The judge’s preliminary injunction will require the government to arrange mental health screenings along with psychological counseling and other services, perhaps long term. The process could be cumbersome and expensive because thousands of migrants who were affected by the policy are spread across the country and are in various stages of immigration court proceedings. Many already have been deported and would presumably not be eligible for any mental health care.
Carl Tobias, a professor of law at the University of Richmond, who specializes in federal courts, called the decision “pathbreaking.”
“The question is,” he said, “what happens from here and can it be enforced? I assume the government will appeal and get the order stayed because it’s brand new. They’ll say the judge got it wrong.”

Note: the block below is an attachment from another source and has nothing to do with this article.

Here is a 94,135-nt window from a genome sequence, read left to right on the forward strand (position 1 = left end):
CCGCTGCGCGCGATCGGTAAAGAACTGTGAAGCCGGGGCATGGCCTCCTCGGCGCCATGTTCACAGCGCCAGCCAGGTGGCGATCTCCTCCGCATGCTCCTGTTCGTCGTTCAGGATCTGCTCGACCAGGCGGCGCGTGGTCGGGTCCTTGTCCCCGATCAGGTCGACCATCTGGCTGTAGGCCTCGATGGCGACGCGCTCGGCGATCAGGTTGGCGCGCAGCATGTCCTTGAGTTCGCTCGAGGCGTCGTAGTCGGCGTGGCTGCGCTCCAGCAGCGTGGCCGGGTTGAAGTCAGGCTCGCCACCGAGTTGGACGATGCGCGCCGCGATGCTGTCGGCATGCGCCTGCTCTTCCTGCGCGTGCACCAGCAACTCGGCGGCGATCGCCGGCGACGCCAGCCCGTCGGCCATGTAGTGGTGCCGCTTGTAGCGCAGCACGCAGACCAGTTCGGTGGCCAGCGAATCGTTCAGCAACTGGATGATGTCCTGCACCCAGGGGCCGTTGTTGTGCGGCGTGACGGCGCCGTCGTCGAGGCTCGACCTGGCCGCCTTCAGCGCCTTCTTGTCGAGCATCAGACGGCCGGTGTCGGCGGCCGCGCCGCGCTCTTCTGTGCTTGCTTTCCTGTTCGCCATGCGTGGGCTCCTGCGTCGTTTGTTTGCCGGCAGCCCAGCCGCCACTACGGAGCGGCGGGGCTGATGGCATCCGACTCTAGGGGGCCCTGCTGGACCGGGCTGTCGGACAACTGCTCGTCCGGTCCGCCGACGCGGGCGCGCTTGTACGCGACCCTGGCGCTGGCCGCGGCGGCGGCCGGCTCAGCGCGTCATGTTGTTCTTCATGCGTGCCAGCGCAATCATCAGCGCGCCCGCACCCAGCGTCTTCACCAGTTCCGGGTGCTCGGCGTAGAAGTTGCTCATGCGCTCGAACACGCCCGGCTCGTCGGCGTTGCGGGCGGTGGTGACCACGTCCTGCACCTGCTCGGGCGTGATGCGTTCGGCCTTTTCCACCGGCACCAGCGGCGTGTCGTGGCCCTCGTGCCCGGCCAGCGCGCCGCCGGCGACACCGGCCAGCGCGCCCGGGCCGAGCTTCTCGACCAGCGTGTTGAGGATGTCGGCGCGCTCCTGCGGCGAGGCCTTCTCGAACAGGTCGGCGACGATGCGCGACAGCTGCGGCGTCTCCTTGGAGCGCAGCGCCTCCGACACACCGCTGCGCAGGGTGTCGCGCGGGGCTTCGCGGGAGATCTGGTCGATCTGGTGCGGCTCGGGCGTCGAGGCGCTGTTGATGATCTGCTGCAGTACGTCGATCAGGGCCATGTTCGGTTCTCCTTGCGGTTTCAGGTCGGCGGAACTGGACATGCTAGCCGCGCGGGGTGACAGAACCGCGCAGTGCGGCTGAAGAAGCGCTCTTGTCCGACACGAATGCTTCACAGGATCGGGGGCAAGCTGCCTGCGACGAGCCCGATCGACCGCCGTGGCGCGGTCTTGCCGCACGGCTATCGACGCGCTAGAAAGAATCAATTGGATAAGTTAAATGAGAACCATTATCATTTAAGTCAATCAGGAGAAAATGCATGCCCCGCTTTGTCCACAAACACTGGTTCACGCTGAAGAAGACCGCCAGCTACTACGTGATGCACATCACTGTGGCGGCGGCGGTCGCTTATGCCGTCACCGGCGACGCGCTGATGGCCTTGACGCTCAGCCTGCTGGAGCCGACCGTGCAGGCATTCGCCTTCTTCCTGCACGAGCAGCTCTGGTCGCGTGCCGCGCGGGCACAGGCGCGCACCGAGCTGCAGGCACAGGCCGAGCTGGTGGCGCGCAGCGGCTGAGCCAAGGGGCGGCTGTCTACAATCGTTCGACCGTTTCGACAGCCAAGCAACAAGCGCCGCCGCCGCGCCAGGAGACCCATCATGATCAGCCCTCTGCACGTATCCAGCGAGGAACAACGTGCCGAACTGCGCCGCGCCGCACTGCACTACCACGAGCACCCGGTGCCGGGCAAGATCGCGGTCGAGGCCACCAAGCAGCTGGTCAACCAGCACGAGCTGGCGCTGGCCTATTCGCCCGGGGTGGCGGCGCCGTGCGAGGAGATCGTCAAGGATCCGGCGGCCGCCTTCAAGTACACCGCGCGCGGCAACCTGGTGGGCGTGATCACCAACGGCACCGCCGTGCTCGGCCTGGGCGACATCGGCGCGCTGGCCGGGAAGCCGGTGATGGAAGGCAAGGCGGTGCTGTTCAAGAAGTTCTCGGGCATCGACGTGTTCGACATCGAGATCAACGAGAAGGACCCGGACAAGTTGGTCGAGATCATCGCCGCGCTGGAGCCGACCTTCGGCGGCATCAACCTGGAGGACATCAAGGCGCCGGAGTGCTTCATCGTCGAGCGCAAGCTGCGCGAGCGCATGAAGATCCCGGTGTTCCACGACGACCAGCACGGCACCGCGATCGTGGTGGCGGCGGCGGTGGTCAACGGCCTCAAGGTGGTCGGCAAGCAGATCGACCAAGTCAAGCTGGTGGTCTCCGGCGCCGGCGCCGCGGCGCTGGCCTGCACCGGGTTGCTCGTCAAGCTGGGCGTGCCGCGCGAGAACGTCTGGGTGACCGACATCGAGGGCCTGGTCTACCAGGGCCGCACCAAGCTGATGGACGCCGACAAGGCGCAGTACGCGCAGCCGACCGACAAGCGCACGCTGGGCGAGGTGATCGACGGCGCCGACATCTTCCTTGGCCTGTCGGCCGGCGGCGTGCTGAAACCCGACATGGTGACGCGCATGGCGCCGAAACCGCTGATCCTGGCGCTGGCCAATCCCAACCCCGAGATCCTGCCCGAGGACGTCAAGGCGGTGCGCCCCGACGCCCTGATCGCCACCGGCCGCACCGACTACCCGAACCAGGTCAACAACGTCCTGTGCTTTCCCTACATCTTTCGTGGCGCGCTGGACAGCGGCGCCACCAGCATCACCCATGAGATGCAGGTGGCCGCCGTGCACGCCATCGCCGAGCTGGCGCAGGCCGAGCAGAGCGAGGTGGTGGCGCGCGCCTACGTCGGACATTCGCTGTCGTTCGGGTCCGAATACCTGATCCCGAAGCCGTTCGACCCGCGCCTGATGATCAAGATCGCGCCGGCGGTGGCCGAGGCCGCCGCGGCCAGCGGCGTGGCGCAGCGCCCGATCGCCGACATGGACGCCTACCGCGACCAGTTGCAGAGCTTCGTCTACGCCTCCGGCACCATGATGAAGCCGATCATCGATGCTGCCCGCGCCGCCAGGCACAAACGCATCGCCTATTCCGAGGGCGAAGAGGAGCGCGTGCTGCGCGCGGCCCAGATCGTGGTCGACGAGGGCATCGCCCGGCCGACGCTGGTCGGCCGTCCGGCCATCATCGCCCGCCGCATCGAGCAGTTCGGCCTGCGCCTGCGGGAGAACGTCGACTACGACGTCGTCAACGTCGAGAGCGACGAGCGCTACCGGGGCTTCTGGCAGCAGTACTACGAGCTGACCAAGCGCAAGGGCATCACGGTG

The family separations were a key part of the Trump administration’s effort to deter migrant families at the southwestern border, where they have been arriving in large numbers, most of them fleeing violence and deep poverty in Central America.
Under the zero-tolerance policy, those who crossed the border illegally were prosecuted and jailed, a process that the government said could not be carried out without removing their children.
The federal government had reported that nearly 3,000 children were forcibly removed from their parents under the policy. An additional 1,556 migrant families were separated between July 2017 and June 2018, the government said last month.
President Donald Trump suspended the policy in June 2018 amid a public outcry, and a federal judge in San Diego ordered the government to reunify the families.
But Kronstadt found that the government had taken “affirmative steps to implement the zero-tolerance policy,” and that its implementation had caused “severe mental trauma to parents and their children.”
Mark Rosenbaum, a lawyer with Public Counsel, which brought the case along with the law firm Sidley Austin, said the judge had found that the separation policy violated the families’ constitutional rights.